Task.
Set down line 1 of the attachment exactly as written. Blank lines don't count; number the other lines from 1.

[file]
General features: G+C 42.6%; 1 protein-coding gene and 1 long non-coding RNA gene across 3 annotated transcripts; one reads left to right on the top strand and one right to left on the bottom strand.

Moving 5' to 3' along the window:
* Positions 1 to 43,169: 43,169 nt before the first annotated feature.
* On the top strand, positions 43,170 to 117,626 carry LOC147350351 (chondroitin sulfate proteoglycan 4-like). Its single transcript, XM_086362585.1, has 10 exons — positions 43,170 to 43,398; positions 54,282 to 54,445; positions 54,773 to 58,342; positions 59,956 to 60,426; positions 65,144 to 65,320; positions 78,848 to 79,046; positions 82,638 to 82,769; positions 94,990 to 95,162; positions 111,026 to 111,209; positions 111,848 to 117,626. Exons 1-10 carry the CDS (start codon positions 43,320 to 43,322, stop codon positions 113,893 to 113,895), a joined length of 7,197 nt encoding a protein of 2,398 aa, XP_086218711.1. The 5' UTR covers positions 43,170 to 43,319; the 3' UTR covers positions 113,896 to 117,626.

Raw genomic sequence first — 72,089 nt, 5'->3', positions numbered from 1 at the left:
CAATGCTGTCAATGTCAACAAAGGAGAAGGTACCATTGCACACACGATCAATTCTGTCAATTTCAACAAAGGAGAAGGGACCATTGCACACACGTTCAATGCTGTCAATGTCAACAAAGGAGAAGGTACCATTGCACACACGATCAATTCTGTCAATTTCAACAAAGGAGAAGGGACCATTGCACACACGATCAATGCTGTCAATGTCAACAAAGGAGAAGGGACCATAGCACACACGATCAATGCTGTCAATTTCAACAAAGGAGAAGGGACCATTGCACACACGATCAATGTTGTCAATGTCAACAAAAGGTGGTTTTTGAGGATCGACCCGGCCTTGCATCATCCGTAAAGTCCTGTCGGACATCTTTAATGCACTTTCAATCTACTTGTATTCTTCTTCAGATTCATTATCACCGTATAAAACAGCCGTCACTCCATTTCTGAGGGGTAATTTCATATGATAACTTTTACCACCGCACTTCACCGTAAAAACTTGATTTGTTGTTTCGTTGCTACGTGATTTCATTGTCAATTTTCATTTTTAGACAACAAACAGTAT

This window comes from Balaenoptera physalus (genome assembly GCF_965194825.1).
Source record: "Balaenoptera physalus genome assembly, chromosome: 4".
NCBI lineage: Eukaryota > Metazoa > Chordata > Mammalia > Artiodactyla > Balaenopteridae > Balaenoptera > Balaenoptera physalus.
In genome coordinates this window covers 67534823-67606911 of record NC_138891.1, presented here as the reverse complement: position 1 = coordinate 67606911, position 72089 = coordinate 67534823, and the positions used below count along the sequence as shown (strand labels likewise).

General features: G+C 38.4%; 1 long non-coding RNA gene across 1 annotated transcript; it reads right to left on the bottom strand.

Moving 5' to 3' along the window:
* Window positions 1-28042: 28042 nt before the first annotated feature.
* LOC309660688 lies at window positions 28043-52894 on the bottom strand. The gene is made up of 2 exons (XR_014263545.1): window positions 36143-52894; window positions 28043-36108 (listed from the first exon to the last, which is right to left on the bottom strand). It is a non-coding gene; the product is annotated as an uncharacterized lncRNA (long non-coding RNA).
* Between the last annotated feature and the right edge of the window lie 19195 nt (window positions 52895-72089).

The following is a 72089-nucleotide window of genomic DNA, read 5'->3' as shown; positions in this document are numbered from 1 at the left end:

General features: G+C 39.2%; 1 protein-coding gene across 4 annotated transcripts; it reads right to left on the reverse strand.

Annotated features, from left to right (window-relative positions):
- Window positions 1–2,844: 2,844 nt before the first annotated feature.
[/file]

General features: G+C 42.6%; 1 protein-coding gene and 1 long non-coding RNA gene across 3 annotated transcripts; one reads left to right on the top strand and one right to left on the bottom strand.